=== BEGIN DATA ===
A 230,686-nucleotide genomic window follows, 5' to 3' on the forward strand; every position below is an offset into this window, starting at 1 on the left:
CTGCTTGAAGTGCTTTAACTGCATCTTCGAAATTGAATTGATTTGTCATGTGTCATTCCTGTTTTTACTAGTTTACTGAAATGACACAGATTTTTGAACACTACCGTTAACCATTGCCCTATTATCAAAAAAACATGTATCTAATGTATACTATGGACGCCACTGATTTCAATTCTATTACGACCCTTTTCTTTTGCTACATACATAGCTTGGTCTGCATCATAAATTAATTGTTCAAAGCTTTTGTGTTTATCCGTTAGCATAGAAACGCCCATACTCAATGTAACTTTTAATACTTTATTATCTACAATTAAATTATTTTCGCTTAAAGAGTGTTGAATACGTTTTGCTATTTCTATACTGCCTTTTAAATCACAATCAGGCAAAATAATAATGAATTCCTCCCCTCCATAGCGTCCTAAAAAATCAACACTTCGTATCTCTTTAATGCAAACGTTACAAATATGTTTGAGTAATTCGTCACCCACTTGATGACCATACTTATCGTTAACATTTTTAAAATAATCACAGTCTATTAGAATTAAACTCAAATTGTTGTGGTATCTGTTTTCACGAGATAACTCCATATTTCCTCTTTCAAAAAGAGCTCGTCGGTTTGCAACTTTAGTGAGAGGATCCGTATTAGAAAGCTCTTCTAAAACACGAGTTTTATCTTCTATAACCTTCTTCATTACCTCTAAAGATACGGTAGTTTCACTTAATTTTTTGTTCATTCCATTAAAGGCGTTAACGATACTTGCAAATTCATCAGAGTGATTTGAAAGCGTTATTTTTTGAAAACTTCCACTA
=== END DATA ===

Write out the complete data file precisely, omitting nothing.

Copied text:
A 230,686-nucleotide genomic window follows, 5' to 3' on the forward strand; every position below is an offset into this window, starting at 1 on the left:
CTGCTTGAAGTGCTTTAACTGCATCTTCGAAATTGAATTGATTTGTCATGTGTCATTCCTGTTTTTACTAGTTTACTGAAATGACACAGATTTTTGAACACTACCGTTAACCATTGCCCTATTATCAAAAAAACATGTATCTAATGTATACTATGGACGCCACTGATTTCAATTCTATTACGACCCTTTTCTTTTGCTACATACATAGCTTGGTCTGCATCATAAATTAATTGTTCAAAGCTTTTGTGTTTATCCGTTAGCATAGAAACGCCCATACTCAATGTAACTTTTAATACTTTATTATCTACAATTAAATTATTTTCGCTTAAAGAGTGTTGAATACGTTTTGCTATTTCTATACTGCCTTTTAAATCACAATCAGGCAAAATAATAATGAATTCCTCCCCTCCATAGCGTCCTAAAAAATCAACACTTCGTATCTCTTTAATGCAAACGTTACAAATATGTTTGAGTAATTCGTCACCCACTTGATGACCATACTTATCGTTAACATTTTTAAAATAATCACAGTCTATTAGAATTAAACTCAAATTGTTGTGGTATCTGTTTTCACGAGATAACTCCATATTTCCTCTTTCAAAAAGAGCTCGTCGGTTTGCAACTTTAGTGAGAGGATCCGTATTAGAAAGCTCTTCTAAAACACGAGTTTTATCTTCTATAACCTTCTTCATTACCTCTAAAGATACGGTAGTTTCACTTAATTTTTTGTTCATTCCATTAAAGGCGTTAACGATACTTGCAAATTCATCAGAGTGATTTGAAAGCGTTATTTTTTGAAAACTTCCACTA